Monthly Archives: January 2015

Storing And Retrieving Objects In HTML5 Local Storage

I’ve recently had the need to store information using HTML5’s local storage API.  To my surprise the API itself is geared toward only letting you store strings.  That being said I needed to store and retrieve information in a way that would make it easy to retain types as well as store complete objects.  The following is the approach I used which should help those of you unfamiliar with HTML5 local storage get up to speed on how to use it, as well as introduce a possibly not so obvious way to store complete object information as well as retain basic types.

Basic storage of information is simple.

localStorage["mykey"] = "myvalue";

Retrieval is just as easy.

var myvalue = localStorage["mykey"];

But what about actual types? Hmmm….

localStorage["mykey"] = 42;
var myvalue = localStorage["mykey"]; //returns the string "42"
 
//wait a minute...
 
localStorage["mykey"] = {};
var myvalue = localStorage["mykey"]; //returns the string "[object Object]"

Well crap! I’ve lost my input type and retrieved a string on the other side.  What’s a coder to do?  How about we make it retain our input types, not only that, let’s make it so we can store object types as well.

jQuery has some nice JSON parsing utilities among other things, let’s incorporate that along with a way to serialize objects into JSON strings.  First we’ll need a JSON serializer, better known as a stringifier (No, I didn’t make that up.  That’s actually what it’s called.)

Here’s a simple method which can be used to extend jQuery and allow objects to be stringified.

jQuery.extend({
stringify : function stringify(obj) {
	if(JSON && JSON.stringify)
		return JSON.stringify(obj);
 
	var t = typeof (obj);
	if (t != "object" || obj === null) {
		// simple data type
		if (t == "string") obj = '"' + obj + '"';
			return String(obj);
	} else {
		// recurse array or object
		var n, v, json = [], arr = (obj && obj.constructor == Array);
 
		for (n in obj) {
			v = obj[n];
			t = typeof(v);
			if (obj.hasOwnProperty(n)) {
				if (t == "string") v = '"' + v + '"'; else if (t == "object" && v !== null) v = jQuery.stringify(v);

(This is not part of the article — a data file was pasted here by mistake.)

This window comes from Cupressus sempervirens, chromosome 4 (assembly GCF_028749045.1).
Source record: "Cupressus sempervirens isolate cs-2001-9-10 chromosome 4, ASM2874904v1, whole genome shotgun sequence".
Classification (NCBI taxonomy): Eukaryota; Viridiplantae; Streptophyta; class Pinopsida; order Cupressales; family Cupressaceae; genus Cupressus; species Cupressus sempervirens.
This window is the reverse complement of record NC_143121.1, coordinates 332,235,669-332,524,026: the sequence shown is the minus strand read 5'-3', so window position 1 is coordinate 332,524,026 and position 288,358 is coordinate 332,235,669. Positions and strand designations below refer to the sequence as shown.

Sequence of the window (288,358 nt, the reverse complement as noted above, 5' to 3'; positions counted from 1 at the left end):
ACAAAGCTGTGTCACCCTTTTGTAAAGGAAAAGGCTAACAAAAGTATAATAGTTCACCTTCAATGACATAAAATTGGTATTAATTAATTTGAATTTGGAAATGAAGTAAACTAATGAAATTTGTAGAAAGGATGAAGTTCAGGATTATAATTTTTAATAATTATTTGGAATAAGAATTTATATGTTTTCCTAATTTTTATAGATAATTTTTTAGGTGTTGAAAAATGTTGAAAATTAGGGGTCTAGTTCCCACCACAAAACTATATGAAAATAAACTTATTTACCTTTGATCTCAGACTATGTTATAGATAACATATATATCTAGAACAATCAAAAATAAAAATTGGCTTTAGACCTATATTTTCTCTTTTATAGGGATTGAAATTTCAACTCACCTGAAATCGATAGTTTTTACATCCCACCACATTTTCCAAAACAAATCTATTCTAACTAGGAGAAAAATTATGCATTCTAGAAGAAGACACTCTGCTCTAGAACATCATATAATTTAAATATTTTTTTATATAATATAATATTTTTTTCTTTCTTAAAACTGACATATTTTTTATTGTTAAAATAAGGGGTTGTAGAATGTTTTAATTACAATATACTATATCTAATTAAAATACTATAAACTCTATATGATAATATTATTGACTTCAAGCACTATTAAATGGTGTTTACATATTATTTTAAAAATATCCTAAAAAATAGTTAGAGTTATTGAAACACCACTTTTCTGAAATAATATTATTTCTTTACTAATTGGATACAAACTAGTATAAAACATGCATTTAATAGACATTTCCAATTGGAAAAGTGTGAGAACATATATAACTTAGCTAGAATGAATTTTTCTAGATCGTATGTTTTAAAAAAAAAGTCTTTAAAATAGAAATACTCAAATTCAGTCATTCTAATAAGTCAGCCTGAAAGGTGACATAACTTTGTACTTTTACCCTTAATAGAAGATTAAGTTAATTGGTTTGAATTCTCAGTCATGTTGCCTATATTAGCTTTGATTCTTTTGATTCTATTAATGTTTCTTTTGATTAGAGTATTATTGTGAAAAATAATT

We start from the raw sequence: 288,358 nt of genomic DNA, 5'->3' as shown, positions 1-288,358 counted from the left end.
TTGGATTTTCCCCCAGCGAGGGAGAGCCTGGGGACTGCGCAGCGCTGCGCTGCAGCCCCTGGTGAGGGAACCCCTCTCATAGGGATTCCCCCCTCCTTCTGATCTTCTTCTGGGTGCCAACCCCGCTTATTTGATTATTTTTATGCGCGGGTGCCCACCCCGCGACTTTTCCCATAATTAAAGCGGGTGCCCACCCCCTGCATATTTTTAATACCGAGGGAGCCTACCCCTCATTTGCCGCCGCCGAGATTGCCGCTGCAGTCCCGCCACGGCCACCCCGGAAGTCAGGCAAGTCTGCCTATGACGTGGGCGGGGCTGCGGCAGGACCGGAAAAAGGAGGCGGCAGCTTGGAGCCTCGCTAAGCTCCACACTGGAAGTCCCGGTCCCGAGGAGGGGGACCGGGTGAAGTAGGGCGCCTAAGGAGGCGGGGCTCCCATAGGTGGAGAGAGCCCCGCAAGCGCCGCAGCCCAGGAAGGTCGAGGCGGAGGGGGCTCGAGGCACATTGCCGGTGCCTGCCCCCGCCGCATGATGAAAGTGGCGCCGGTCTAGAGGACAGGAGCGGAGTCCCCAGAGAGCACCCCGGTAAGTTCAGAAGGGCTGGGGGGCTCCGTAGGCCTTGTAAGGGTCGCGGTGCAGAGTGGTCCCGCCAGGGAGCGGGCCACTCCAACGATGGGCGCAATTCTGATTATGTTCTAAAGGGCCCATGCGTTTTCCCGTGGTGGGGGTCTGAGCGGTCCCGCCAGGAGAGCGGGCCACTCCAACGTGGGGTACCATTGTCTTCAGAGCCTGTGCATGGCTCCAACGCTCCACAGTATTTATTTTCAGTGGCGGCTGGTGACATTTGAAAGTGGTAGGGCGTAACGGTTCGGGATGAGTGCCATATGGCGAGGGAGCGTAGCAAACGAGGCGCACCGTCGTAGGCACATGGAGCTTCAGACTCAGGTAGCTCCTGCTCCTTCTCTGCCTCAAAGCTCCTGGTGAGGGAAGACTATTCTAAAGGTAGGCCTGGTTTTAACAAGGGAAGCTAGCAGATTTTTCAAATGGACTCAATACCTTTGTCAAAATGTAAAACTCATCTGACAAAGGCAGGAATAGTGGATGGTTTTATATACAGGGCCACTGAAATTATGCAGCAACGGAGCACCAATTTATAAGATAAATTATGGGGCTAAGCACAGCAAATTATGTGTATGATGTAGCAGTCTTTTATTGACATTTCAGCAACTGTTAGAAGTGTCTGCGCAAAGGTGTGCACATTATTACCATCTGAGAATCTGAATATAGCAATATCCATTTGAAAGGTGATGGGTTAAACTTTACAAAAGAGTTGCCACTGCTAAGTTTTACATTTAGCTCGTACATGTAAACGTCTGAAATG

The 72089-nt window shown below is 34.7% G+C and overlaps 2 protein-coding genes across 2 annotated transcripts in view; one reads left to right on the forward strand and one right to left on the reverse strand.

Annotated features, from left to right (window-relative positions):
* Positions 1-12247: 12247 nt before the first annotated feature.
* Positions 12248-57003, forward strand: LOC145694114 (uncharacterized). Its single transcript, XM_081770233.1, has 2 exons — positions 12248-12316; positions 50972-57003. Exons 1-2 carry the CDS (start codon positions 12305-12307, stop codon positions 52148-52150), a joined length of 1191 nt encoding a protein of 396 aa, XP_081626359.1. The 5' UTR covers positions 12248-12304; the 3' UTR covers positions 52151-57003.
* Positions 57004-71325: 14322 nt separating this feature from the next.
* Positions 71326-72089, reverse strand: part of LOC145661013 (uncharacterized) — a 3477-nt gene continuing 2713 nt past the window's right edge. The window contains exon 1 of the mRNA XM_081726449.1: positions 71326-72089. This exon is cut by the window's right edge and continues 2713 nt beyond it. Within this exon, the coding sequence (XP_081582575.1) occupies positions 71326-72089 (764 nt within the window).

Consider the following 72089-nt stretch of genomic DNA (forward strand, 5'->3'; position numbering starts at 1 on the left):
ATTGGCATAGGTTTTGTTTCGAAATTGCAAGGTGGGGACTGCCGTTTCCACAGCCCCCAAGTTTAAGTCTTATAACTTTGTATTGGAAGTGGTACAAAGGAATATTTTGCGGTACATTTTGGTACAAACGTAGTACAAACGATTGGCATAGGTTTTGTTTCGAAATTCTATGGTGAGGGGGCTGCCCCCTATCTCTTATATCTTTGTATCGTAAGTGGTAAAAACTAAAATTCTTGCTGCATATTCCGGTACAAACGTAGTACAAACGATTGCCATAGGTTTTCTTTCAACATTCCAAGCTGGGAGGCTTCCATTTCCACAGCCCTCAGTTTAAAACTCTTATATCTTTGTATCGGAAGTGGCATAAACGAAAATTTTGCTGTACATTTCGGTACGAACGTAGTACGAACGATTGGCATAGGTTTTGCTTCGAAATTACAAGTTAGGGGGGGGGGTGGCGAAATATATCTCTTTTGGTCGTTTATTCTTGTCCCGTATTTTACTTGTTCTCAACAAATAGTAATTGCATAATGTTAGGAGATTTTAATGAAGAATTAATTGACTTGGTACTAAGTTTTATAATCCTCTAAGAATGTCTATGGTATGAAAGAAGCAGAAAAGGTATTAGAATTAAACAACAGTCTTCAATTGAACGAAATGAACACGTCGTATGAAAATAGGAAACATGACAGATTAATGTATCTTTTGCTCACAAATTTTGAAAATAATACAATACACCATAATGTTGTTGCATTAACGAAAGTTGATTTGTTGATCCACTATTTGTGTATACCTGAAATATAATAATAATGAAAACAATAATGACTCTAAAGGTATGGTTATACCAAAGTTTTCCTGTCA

json.push((arr ? "" : '"' + n + '":') + String(v));
			}
		}
		return (arr ? "[" : "{") + String(json) + (arr ? "]" : "}");
	}
}
});

The above code is a very simple stringifier.  There are far more complex ones out there if you do a little searching, but I’ve been using this one for quite a while and it has always suited my needs.  Unfortunately however, I don’t remember where I originally found this code.  I didn’t write it, full credit goes to the original author (and if you know who that is please let me know and I’ll add an ownership clause).

Now, if we combine the use of our new stringifier and the use of jQuery’s own $.parseJSON, we should be in business.  Let’s give it a try.

var myvalue = {
first: "Bob",
last: "Dobalina",
age: 52
};
 
//let's store it
localStorage["mykey"] = $.stringify(myvalue);
 
//now let's retrieve it
myvalue = $.parseJSON( localStorage["mykey"] ); //returns actual JSON object

Perfect, now all our types are intact, we can store and retrieve objects ad nauseam, the world is once again a perfect place, birds are singing, no they don’t use Photoshop – super models really look like that and everything that tastes good is actually good for you.  Let’s verify our object types.

var first = myvalue.first; //returns "Bob"
var last = myvalue.last; //returns "Dobalina"
var age = myvalue.age; //returns 52

It’s worth being said that this point as well that local storage does have a size limitation of 5MB based on origin (which if you’re unfamiliar with is scheme + hostname + port).  So keep that in mind as you move forward with storing local information.  Hope this helps and thanks for swinging by.